Different birthplaces in records of great grandparents

+4 votes
My great grandparents on my mother's side are John Ellis(h) Sr and Julia (Bruziki*) Ellis

**Her name is always spelled different so these are alternate spellings: Brusinski, Prusinski, Bruzenski, Pruzenski, Pruziki

I've found different records that list them as being from Poland, Hungary, and Austria. One record I found for Julia she listed her parents birthplace as Germany. And a record for one of their kids lists his parents birthplace as Holland. How am I supposed to know which one is correct? And how do I find out who their parents were and so on?
WikiTree profile: John Ellis
in Genealogy Help by Emily Green G2G1 (1.0k points)
retagged by Ellen Smith
The history of Poland is mean and dirty. At times the country was part of the Austro-Hungarian Empire. Parts of it were claimed by Russia and parts of it were chewed up by Imperial German rulers. And, in fact, Germany wasn't Germany . So depending on where, when  the records were made and who wrote, translated or transcribed them, you get different interpretations of data

3 Answers

+2 votes
I assume that the records you refer to are immigration-related records and census records from the 19th and 20th centuries. Changes in the political geography of Europe could resulted in a place being part of different nations at different times, and people from that place would have dutifully reported whatever nation was in control at the time they were asked. On top of that, sometimes other family members (or even neighbors) were answering the questions, and they might have reported an incorrect location because they didn't know or didn't remember.

I suggest that you use your great grandmother's profile here to document the details of every individual record that you have for her. Indicate the date of each record, how her name was recorded, and any other information that it contains (such as age, birth place, family members' names and ages, and the name of the informant if an informant is identified), and provide complete citations to each source. When you see all this information in one place, in chronological order, you may start seeing some patterns that can be related to European history.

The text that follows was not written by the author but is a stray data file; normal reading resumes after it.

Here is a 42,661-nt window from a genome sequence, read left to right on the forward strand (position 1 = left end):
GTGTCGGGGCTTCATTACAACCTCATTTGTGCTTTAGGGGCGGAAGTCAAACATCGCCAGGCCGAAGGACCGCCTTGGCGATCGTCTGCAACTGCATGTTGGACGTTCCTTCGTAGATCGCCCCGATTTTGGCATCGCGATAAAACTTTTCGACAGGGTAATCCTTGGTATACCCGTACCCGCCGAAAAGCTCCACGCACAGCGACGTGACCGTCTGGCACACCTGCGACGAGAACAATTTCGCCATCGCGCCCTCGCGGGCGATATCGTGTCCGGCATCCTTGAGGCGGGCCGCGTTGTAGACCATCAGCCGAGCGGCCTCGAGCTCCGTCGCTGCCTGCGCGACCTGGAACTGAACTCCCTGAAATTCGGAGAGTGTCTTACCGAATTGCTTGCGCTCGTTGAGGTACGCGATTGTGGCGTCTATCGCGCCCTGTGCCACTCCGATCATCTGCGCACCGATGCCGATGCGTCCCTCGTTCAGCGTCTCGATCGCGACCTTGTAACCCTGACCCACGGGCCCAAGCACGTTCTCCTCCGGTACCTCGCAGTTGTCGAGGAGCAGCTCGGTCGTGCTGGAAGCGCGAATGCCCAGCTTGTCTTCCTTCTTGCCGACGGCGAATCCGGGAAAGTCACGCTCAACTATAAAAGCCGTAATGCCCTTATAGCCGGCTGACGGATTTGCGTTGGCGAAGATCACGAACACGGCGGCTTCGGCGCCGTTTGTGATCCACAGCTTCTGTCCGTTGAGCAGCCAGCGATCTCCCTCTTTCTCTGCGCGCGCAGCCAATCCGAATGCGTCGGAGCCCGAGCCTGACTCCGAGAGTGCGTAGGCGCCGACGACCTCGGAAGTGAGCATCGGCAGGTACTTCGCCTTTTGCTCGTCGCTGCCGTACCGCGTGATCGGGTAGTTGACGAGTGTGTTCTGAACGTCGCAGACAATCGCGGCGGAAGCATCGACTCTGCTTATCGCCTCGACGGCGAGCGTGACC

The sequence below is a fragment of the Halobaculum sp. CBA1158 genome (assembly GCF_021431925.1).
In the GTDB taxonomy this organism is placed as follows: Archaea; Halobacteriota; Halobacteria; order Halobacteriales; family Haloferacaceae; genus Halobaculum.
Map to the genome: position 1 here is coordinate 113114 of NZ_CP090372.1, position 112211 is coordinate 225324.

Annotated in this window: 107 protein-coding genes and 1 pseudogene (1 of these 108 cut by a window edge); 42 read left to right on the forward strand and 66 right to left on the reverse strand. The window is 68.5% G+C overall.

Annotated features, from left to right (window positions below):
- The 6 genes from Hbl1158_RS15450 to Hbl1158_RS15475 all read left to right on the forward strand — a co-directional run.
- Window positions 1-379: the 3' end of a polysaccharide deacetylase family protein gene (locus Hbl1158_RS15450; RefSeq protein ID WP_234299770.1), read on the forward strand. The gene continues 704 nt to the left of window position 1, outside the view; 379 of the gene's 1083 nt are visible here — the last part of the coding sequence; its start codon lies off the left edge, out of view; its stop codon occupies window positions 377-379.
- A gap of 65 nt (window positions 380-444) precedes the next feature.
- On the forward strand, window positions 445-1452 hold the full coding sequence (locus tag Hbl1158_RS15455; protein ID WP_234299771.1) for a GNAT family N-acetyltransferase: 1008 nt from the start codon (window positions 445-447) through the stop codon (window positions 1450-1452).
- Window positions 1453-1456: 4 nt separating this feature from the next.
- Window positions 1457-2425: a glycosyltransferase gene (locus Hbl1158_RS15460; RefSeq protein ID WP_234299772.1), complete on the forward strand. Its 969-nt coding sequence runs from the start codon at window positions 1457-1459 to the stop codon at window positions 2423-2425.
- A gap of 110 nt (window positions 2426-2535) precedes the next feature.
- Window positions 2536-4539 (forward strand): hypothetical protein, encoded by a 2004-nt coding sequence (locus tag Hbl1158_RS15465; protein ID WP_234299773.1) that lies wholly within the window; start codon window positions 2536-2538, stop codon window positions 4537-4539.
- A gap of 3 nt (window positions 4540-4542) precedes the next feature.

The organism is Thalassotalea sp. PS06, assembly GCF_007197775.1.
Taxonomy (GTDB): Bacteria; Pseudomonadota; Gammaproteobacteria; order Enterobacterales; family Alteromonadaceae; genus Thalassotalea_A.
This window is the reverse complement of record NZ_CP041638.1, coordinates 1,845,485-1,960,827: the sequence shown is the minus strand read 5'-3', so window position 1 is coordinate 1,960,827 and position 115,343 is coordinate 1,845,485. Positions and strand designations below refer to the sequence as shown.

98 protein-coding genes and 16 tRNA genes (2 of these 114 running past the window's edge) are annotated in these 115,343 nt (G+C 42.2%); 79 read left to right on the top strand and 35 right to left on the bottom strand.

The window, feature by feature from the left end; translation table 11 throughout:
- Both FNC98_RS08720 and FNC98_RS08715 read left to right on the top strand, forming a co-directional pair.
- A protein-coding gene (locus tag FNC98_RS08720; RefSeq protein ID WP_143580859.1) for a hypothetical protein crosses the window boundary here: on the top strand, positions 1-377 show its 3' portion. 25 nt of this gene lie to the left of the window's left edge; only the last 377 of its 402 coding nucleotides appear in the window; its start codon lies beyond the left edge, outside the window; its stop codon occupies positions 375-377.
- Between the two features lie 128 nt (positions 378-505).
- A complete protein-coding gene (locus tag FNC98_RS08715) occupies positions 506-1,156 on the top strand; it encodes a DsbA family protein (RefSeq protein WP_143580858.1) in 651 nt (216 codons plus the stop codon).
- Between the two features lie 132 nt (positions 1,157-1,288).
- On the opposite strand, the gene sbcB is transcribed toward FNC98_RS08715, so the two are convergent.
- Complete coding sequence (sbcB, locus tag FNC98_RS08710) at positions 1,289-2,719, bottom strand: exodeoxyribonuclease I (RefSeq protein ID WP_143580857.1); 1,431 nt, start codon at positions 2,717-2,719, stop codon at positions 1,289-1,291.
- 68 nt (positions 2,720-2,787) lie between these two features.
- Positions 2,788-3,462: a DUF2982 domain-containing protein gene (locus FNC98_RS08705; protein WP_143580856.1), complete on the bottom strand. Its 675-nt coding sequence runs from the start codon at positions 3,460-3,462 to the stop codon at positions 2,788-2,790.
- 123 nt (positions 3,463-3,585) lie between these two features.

Also, please don't assume that one particular spelling of her name is the "correct"  one and that all other spellings should be rejected. In her biography, document the spelling that you find on each record for her (or that you think is for her). The LNAB on her profile should be the name from her birth or baptism record (if you get so lucky!) or a source that you appears to represent the name the family was using when she was born. Other spellings of her last name that you find on  records should go in the "Other Last Names" field, separated by commas. Keeping track of the spellings that were used on her actual records may help you with your research. See https://www.wikitree.com/wiki/Help:Name_Fields for more information on this.
by Ellen Smith G2G Astronaut (1.3m points)
I wrote down the year of each record and the country

1900-1910- two records for Poland

1920s- 9 records for Austria

1930s- 7 records for Poland; 1 for Holland

1940s- one for Poland; two for Hungary

Still have no clue how knowing this would help. I have literally no leads or info. No birth certificates or death certificates. And I've searched for days. I don't think I'll ever find anything more about them.

A lot of places had several variations on their name, depending on which country claimed the area at the time. An example would be what is now Ivano-Frankivsk, which was called Stanisławów in Polish and Stanislav in Russian, as well as Stanislau in German when it was part of Austria and Stanyslaviv during the first Ukrainian Republic.

+1 vote
The one area that could fit all locations but Holland is Galicia. It was very early on briefly Hungarian (14th century), always bordered on Slovakia which was under the Hungarian crown, it was Polish/Lithuanian until 1772 and then Austrian until 1918. The name under Austrian rule, Königreich Galizien und Lodomerien, is derived from the brief Hungarian period.
by Helmut Jungschaffer G2G6 Pilot (551k points)
0 votes

Glad I’m not the only one with this problem. My maternal grand parents claim to have been born in Germany, Austria, Russia, and other countries depending on the census year. I finally used my grand mothers Petition for Naturalization to show her birth place. My grand father never submitted a Petition as far as I know. Both were very young when immigrating to Fayette County, Texas and married after growing up.

Even my paternal GGG grand father’s children all born in the America give places where their father was born ranging from Pennsylvania to North Carolina. I at least have a record showing he lived in Middlesex, NJ at one time.

by William Hull G2G2 (2.1k points)

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